Aarsha Mukherji is an IB student at Oberoi International School in Mumbai, India. She has been performing since she was four years old and wants to pursue musical theatre when she grows up. When she’s not singing, you can catch her fast-rapping the lyrics to Hamilton, winning a game of Monopoly Deal with friends or chasing her little puppy around the house. She was last seen procrastinating while trying to write her brief bio statement for this feature.
Can you tell us about your MYP personal project? How has your school and/or community supported your MYP personal project?
The aim of my personal project was to write, translate, produce and sing a song in 22 official languages of India (according to The Eighth Schedule of the Indian Constitution)—a song that reflected ideas of inclusivity.
Being the daughter of a Bengali father and a Rajasthani mother; born in cosmopolitan Mumbai and raised in a building that was like mini India, my childhood was very diverse. Cutting across language and religion, my friends from our building had backgrounds in different parts of India. I realized that the reality outside my building compound was different; it was often filled with hatred, discrimination and division. The same differences my friends and I celebrated were used to tear people down, differences in language and religion. With this project, I wanted to remind my fellow countrymen of the legacy this country holds. Therefore, my goal was to spread an important message about unity and cultural diversity through music, strengthening the notion of one nation, in my increasingly fragmenting country.
My community has been extremely supportive. The response I’ve gotten has been overwhelming. My peers and my teachers have sent me so much love, both over e-mail and in the corridors. My extended family, people from the building where I live, people in the comment section on YouTube. They’ve all made me feel loved and appreciated, for which I am beyond grateful.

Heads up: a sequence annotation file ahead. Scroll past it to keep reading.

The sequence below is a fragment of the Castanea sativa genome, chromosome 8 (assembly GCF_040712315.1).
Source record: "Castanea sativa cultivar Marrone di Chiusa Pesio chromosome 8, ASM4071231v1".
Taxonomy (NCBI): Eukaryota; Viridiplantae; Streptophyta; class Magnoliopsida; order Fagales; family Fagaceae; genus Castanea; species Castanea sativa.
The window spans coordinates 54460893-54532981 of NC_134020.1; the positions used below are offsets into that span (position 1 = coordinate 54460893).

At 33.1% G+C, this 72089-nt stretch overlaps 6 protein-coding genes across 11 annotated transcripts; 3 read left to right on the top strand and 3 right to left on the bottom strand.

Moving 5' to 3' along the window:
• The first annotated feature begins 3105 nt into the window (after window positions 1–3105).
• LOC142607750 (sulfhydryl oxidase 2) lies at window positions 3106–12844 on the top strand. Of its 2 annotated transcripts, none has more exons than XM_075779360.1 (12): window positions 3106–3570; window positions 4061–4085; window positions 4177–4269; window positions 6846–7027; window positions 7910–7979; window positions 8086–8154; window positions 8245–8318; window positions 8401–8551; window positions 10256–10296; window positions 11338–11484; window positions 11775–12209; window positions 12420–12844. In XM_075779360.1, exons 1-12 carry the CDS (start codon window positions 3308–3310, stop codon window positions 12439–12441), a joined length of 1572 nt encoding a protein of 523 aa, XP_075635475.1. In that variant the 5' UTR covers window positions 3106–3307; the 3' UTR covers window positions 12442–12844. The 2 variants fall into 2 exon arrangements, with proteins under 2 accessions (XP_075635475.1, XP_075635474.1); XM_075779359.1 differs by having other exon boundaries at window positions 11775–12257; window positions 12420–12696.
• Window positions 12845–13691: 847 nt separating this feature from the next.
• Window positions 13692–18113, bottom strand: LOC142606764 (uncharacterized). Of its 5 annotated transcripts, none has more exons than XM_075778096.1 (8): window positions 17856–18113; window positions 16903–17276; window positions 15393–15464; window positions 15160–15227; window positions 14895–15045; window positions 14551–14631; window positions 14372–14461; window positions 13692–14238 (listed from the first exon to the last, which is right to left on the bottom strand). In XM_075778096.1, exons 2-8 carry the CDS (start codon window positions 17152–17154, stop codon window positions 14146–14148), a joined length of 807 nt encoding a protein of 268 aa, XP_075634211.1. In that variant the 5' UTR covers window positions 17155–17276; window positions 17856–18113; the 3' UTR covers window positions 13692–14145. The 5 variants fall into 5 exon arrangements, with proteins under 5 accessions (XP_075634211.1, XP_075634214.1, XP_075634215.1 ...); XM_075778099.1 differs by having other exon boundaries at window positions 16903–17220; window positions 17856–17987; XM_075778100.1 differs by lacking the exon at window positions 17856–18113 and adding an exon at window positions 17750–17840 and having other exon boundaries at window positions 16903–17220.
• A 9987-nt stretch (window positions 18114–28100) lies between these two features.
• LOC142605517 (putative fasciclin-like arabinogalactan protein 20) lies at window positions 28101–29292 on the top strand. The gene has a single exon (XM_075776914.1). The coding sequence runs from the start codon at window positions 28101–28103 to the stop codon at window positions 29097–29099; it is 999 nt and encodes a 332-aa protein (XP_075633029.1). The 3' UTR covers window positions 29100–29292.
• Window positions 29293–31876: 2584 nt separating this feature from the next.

What key skills did you develop during the MYP that you have been able to apply in your life?
Communication. If it weren’t for MYP, I would have never learned the importance of active communication. Right from 6th grade I’ve been practising my speaking, writing and debating skills and now that I’m in 10th grade, I can see the improvement when I watch videos of myself giving presentations or read pieces of my writing. I’ve ameliorated as a communicator in its entirety, especially as a writer and an orator.
Research. Before the MYP taught me how to utilize my sources and actually find information that was of value to me, I did not know how search engines worked. Because of the MYP, I’ve been introduced to the world of citations and in-text citations, the various source-validity tests like CRAAP and OPVL as well as the importance of media literacy in today’s world. Before 6th grade, I didn’t even know what plagiarism meant. All thanks to MYP, I now know, by just looking at the aesthetics of a source, how reliable it is.
What advice do you have for students balancing academics with extracurriculars?
To be honest, I’m the worst person to be giving advice regarding this because I, myself, have supremely awful self-management skills. It is extremely hard, we all struggle. But, the only advice I’d give is do whatever makes you happy. Everything else will fall into place. If one day you don’t feel like studying for the test, don’t. If one day you don’t want to go to football practice, don’t. It’s important to maintain your mental health and once that’s in place, it’ll be much easier to concentrate on whatever’s keeping you busy, whether it’s extracurriculars or academics or both.